SimpleCitizen: Streamlining The Immigration Process

If you are someone looking to become a citizen of the United States, there's lots of paper work involved--and not a lot of help--especially if you don't want to pay thousands to an attorney. That is, unless you turn to Provo, Utah-based SimpleCitizen (, a startup which has developed an online, easy-to-use process for helping people through the immigration process. We spoke with Sam Stoddard, CEO and founder of the company, on how the company came about through his own personal experience, what the company is up to, and also on how it's doing this summer at YCombinator, the Silicon Valley startup incubator/accelerator. SimpleCitizen is one of only three, Utah companies to have participated in the highly regarded YCombinator program.

First of all, what is SimpleCitizen?

Sam Stoddard: SimpleCItizen is a TurboTax-like solution for immigration paperwork. We focus specifically right now on family immigration. Seventy percent of immigration applications are for family members of U.S. citizens.

How did you start the company?

Sam Stoddard: We started the company through my own frustration, dealing with the immigration process for my wife, who is originally from South Korea. We met while we were both studying in college. She had lived in the country for seven years, and we thought once she married me she'd become a citizen. That's not the case. There's actually about 200 pages of paperwork involved. Our only options were to go to an attorney, and pay $4,000 in legal fees, or do it on our own. I actually tired to do it myself, but got frustrated at the process, which was very confusing, and it seemed like I could get something wrong. So, I spent a lot of time searching for resources and tools online, an didn't find anything reliable, or anything near the experience I used when filing my taxes With all the many, beautiful tools we have now that makes our lives easier, there is nothing like that for immigration. We thought we'd create those tools and resources for the millions of people who have to go through that process every year.

What was your background before SimpleCitizen?

Sam Stoddard: It kind of fits right into our value proposition to become the TurboTax of immigration, I was actually in my final year of getting my Masters in accounting, with an emphasis in taxation. I started going down the Big 4 accounting route, and thought about getting a job practicing in international tax, when I saw the similarities of those forms and immigration paperwork. I saw there was a business opportunity here. I started working at another, local Utah startup in the Fintech industry and got my first exposure to the startup and thriving technology scene in Utah. That ended up being a perfect segue to what was a great business idea, which really been able to execute on with the help of some incredible mentors out there in Utah.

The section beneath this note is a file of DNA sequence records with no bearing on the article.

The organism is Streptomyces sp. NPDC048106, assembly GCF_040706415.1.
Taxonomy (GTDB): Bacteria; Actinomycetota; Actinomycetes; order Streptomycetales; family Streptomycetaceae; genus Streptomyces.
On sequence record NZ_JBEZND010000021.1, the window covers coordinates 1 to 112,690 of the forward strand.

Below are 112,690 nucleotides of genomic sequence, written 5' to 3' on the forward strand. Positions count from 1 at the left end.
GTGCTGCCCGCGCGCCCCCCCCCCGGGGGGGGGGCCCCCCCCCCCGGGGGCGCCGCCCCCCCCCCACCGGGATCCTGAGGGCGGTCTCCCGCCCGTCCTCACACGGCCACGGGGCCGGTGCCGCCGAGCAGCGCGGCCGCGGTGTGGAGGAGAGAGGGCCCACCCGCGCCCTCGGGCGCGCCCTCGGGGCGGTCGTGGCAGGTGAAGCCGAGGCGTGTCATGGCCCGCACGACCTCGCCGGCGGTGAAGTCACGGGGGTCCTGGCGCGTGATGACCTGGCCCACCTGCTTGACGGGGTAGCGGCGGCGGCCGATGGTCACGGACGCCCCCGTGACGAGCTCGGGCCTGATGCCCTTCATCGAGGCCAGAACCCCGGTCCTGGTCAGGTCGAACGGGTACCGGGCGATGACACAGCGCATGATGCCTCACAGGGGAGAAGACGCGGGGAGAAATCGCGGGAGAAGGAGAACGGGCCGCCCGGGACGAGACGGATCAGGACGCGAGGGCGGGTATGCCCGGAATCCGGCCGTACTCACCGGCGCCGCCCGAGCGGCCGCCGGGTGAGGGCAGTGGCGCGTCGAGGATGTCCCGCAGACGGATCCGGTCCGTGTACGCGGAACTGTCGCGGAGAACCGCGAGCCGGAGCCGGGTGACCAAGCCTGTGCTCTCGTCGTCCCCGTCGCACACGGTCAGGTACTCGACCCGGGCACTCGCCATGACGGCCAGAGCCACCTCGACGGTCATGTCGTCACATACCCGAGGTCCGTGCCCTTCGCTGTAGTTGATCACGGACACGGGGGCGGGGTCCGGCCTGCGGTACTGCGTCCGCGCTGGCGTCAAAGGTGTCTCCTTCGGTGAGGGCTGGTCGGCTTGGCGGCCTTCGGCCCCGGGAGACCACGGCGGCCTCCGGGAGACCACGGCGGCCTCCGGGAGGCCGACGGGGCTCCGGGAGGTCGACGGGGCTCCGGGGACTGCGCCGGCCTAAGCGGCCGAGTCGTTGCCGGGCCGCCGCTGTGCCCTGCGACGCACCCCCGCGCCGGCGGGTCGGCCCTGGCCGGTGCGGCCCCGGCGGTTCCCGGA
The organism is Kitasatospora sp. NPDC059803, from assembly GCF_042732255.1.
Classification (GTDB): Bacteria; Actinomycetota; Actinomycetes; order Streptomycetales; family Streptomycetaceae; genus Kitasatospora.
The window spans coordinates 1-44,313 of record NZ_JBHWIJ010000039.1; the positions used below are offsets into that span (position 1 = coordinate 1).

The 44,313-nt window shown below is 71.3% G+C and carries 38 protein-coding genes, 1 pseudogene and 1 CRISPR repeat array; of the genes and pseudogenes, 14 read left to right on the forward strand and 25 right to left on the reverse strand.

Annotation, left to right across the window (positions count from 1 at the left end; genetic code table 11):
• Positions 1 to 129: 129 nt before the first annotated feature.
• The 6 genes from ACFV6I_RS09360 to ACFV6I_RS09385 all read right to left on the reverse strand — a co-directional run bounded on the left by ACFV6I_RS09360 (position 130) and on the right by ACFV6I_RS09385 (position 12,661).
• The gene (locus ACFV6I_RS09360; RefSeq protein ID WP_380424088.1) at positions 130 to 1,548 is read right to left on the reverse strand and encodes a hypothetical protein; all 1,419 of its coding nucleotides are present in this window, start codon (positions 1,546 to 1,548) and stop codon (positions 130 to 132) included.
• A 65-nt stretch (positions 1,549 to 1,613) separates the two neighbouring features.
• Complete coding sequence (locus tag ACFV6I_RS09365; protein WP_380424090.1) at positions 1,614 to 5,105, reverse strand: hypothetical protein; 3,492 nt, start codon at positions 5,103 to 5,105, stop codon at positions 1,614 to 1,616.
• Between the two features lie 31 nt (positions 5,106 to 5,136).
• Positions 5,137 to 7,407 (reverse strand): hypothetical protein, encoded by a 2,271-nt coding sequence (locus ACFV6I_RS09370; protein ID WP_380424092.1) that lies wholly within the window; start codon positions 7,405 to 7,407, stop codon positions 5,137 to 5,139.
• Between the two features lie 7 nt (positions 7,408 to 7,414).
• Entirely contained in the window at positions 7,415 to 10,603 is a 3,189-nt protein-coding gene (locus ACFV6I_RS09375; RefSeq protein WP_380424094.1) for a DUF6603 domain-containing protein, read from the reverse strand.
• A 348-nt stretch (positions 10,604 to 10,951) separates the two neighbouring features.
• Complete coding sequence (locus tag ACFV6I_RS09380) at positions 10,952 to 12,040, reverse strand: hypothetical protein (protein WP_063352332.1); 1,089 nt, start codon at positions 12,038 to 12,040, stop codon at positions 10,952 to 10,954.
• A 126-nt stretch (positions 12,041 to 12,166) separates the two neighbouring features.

For those who aren't very familiar with it, talk about that environment in Utah, which has both the technology community and really is an international place?

Sam Stoddard: Yea, there are all the things you hear about in terms of success stories in Utah with startups. There are also lots of venture capital firms, and deals happening in Utah, plus really just a great community and ecosystem in terms of entrepreneurship. Specifically, for our business, I was studying at BYU, which has a big international student population, and a lot of students who have lived abroad and speak foreign languages. It ends up, there were lots of people at BYU who had the same experience I did, who were marrying someone not from the United States, and had struggled through the process. Early on, I was able to reach out to many students, and hear the same stories, and get the same kind of feedback. Early on, our product development was driven by the real experiences of customers, who had lived through the pains of immigration. Normally, it would be tough to find customers with that experience, but we were lucky enough to be surrounded by people who had. Had we not been there, it would had been much more difficult to design the product.

So you're now at YCombinator and are in Silicon Valley—how did that come about?

Sam Stoddard: YCombinator was the perfect opportunity for us to take us from initial product, which we launched at the end of last year, and really expand and scale that solution. YCombinator has some incredible mentors, particularly in the area of direct-to-consumer products, which was something that was lacking in Utah. We've been able to take the insight and expertise that YCombinator has to offer, which is unparalleled, and we've made incredible improvements to our software and customer experience.

What's the biggest lesson so far with the startup?

Sam Stoddard: I think the biggest lesson we've learned, especially in developing products and software, is that every assumption is incorrect until you test it. You have no idea how a customer will react to features and rollouts. Every decision you make, you have to make based on data, and on customer feedback.

Finally, what's the next step for you?

Sam Stoddard: We've now been in the YCombinator program for a month, and it's opened the door to many interesting partnerships and products. Things that were very far off for us on the distant horizon, are now well within our grasp, due to the mentorship and resources we have received at YCombinator. It's really given us the ability and opportunity to take what we have done, and really scale it, and we'll now be able to offer some of the other visa and immigration paperwork that people are looking for. It's also opened up our network of immigration attorneys, and start really taking our process, and scaling it to handle the millions of people who need these services.